Conjunction

Pronunciation: /kənˈdʒʌŋk ʃən/ Explain

A conjunction is a mathematical operator that returns an output of true if and only if all of its operands are true.[1]

A conjunction can be written as:

a AND b
a ^ bin logic
a && bin some computer languages
a · bin electronics

aba AND b
truetruetrue
truefalsefalse
falsetruefalse
falsefalsefalse
Figure 1 - Truth table of a AND b.

Venn diagram of a AND b
Figure 2 - Venn diagram of a ^ b.

References

  1. Alan Hausman, Howard Kahane, Paul Tidman. Logic and Philosophy: A Modern Introduction. 11th edition. pp 21-24. Wadsworth Publishing. March 12 2009. Last Accessed 8/6/2018. Buy the book
  2. Paul Herrick. The Many Worlds of Logic. 2nd edition. pp 31-35. Oxford University Press, USA. May 28, 1999. Last Accessed 8/6/2018. Buy the book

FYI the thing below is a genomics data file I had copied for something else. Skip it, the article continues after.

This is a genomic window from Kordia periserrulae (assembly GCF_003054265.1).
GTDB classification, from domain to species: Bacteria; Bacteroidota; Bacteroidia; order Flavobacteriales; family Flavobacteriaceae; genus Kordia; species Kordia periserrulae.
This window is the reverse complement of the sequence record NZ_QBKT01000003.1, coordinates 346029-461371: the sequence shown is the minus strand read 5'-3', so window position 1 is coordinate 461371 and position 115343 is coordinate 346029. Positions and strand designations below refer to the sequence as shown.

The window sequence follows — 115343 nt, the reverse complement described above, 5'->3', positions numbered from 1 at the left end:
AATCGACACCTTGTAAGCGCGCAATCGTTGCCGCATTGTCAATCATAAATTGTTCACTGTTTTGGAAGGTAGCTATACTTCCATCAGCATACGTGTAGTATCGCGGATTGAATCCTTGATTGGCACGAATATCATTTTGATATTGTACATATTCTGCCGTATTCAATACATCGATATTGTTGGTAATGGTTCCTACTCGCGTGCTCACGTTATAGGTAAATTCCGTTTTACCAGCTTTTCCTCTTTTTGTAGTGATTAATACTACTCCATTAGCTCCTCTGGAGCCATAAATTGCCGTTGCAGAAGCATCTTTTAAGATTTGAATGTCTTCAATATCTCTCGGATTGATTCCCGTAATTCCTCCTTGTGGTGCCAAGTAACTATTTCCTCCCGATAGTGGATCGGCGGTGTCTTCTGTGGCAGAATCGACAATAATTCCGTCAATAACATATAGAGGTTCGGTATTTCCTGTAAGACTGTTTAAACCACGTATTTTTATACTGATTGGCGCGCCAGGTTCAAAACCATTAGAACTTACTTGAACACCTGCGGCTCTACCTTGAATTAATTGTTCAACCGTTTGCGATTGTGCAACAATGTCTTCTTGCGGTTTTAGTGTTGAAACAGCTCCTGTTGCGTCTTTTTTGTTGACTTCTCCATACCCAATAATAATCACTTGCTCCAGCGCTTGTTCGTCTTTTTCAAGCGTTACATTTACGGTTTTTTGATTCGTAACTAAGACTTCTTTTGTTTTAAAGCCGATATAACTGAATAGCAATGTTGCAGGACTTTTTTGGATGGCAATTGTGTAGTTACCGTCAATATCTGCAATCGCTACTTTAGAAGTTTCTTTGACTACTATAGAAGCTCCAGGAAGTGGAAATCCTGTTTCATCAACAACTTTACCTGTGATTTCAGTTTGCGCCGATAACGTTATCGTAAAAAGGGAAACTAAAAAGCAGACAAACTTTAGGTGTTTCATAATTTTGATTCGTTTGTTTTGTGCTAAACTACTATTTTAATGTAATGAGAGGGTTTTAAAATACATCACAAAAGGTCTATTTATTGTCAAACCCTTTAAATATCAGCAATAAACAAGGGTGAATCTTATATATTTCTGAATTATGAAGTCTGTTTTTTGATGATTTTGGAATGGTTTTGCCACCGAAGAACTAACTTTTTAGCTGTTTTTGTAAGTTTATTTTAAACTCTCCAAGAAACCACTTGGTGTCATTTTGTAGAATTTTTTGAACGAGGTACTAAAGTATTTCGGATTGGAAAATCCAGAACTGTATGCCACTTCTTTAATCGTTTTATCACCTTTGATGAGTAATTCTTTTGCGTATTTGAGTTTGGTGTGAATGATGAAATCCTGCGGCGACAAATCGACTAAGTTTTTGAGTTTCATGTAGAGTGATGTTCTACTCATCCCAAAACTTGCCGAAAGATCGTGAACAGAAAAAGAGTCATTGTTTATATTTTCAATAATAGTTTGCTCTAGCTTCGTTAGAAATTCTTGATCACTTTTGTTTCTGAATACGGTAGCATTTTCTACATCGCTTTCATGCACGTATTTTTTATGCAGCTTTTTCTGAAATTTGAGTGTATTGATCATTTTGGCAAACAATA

More Information

  • McAdams, David E.. Biconditional. allmathwords.org. All Math Words Encyclopedia. Life is a Story Problem LLC. 6/27/2018. http://www.allmathwords.org/en/b/biconditional.html.

Cite this article as:

McAdams, David E. Conjunction. 6/29/2018. All Math Words Encyclopedia. Life is a Story Problem LLC. http://www.allmathwords.org/en/c/conjunction.html.

Image Credits

Revision History

6/25/2018: Removed broken links, updated license, implemented new markup, updated GeoGebra apps. (McAdams, David E.)
12/21/2009: Added "References". (McAdams, David E.)
7/11/2008: Added 'Disjunction' to 'More Information'. (McAdams, David E.)
7/16/2007: Initial version. (McAdams, David E.)

All Math Words Encyclopedia is a service of Life is a Story Problem LLC.
Copyright © 2018 Life is a Story Problem LLC. All rights reserved.
This work is licensed under a Creative Commons Attribution-ShareAlike 4.0 International License